We are building this new website to better deliver information. Find out more. We are building this new website to better deliver information. Find out more.
Let us know what you think.

Vaccination for people who are immunocompromised

People who are immunocompromised may need extra doses of some vaccines to optimise protection. Some vaccines are contraindicated in these people.

People who are immunocompromised have an increased risk of morbidity and mortality from many vaccine-preventable diseases. 

A person can be immunocompromised as a result of: 

  • congenital or acquired disorders
  • disease 
  • immunosuppressive medical treatment 

All people who are immunocompromised, or people who may be immunocompromised in the future as a result of disease or treatment, need to have a thorough risk assessment to determine their level of immuncompromise.

People who are immunocompromised need their vaccination history assessed carefully and a plan for future vaccination made. Live vaccines may be contraindicated in these people, or the person may need extra doses of inactivated vaccines to protect against disease.

See Infographic. Vaccination for people who are immunocompromised.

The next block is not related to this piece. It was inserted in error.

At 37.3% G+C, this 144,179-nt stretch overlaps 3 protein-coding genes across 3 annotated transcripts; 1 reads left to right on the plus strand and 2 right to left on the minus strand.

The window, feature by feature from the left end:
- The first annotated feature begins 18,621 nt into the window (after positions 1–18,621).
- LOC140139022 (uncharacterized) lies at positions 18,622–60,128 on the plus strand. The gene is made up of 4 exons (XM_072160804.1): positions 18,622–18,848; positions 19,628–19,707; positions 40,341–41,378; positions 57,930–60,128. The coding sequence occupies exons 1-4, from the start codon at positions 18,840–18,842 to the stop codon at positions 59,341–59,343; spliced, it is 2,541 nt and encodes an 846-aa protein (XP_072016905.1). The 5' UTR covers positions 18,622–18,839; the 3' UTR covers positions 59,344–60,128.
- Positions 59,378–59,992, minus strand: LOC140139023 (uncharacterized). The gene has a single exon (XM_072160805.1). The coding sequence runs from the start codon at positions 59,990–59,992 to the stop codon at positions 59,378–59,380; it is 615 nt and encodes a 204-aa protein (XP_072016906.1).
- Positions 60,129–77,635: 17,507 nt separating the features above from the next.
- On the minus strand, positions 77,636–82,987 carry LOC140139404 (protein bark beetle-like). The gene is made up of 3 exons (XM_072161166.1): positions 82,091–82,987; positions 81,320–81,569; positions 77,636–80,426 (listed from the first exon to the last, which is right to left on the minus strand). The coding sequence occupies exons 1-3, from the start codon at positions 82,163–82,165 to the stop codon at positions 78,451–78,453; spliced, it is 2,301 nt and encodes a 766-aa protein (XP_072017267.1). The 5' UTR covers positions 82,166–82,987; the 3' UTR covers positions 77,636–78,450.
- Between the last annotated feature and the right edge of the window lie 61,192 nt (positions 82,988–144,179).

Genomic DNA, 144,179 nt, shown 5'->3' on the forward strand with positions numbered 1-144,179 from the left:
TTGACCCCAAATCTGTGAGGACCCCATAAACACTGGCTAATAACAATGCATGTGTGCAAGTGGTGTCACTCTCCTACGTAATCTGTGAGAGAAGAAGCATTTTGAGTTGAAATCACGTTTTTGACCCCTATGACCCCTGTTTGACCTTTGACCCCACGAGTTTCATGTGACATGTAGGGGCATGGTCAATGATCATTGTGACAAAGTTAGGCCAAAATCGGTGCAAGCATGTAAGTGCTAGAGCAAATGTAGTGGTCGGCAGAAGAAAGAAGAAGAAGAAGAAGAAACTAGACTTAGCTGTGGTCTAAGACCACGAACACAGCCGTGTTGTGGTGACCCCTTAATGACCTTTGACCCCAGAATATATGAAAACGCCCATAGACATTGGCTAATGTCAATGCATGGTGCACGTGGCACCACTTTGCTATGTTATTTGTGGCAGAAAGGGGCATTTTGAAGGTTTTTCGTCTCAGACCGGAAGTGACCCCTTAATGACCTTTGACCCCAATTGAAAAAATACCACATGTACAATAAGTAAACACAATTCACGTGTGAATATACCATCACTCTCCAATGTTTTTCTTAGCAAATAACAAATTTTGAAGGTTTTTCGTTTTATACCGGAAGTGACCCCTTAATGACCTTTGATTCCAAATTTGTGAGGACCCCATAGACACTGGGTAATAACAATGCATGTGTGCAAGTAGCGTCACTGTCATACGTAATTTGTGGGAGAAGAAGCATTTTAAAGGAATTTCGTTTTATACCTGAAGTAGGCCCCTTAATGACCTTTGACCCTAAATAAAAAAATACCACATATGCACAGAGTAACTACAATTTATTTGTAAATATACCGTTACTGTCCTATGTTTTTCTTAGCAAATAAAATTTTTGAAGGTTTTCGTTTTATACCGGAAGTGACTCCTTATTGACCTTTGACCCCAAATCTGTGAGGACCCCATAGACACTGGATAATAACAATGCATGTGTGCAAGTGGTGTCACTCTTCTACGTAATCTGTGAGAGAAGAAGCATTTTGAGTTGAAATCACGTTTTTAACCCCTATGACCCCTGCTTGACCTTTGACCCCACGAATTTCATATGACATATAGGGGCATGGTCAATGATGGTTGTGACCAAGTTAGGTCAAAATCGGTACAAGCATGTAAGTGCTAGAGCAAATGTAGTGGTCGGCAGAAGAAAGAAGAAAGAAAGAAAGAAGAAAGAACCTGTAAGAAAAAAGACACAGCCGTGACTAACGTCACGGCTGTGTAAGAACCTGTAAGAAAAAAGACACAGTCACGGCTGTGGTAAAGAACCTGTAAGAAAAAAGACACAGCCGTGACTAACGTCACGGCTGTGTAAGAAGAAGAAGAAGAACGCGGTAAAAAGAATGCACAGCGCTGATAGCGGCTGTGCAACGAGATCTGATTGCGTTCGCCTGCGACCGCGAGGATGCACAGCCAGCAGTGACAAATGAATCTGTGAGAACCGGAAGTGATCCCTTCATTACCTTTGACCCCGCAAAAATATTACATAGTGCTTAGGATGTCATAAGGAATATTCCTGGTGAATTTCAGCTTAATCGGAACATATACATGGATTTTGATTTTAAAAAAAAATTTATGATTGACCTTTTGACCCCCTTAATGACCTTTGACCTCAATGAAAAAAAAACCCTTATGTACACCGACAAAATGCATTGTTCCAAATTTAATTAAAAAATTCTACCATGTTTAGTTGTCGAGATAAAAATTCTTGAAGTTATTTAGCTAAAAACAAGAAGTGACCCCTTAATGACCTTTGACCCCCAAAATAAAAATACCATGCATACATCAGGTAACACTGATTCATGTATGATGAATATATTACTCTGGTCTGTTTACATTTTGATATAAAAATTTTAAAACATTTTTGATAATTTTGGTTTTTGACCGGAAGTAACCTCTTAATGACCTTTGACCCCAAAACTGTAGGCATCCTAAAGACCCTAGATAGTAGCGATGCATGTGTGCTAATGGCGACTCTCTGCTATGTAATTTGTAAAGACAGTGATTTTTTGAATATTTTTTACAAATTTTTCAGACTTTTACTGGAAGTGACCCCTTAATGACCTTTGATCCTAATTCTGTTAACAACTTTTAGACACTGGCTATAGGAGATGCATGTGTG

Page history

Date added: 
9 June 2018
Last updated: 
8 June 2018
Last reviewed: 
8 June 2018
Previous

Vaccination for migrants, refugees and people seeking asylum in Australia

Next

Vaccination for women who are planning pregnancy, pregnant or breastfeeding

Definitions

BCG
bacille Calmette-Guérin
MMR
measles-mumps-rubella
MMRV
measles-mumps-rubella-varicella
SCID
severe combined immunodeficiency
13vPCV
13-valent pneumococcal conjugate vaccine
23vPPV
23-valent pneumococcal polysaccharide vaccine
DTPa
diphtheria-tetanus-acellular pertussis vaccine
IPV
inactivated poliomyelitis vaccine
dT
diphtheria-tetanus vaccine for use in adults
dTpa
diphtheria-tetanus-acellular pertussis vaccine, reduced antigen content formulation
HSCT
haematopoietic stem cell transplant
GVHD
graft-versus-host disease
IPD
invasive pneumococcal disease
WA
Western Australia
GBS
Guillain-Barré syndrome
SC
subcutaneous
JE
Japanese encephalitis
PT
pertussis toxoid
WHO
World Health Organization
AIDS
acquired immunodeficiency syndrome
IM
intramuscular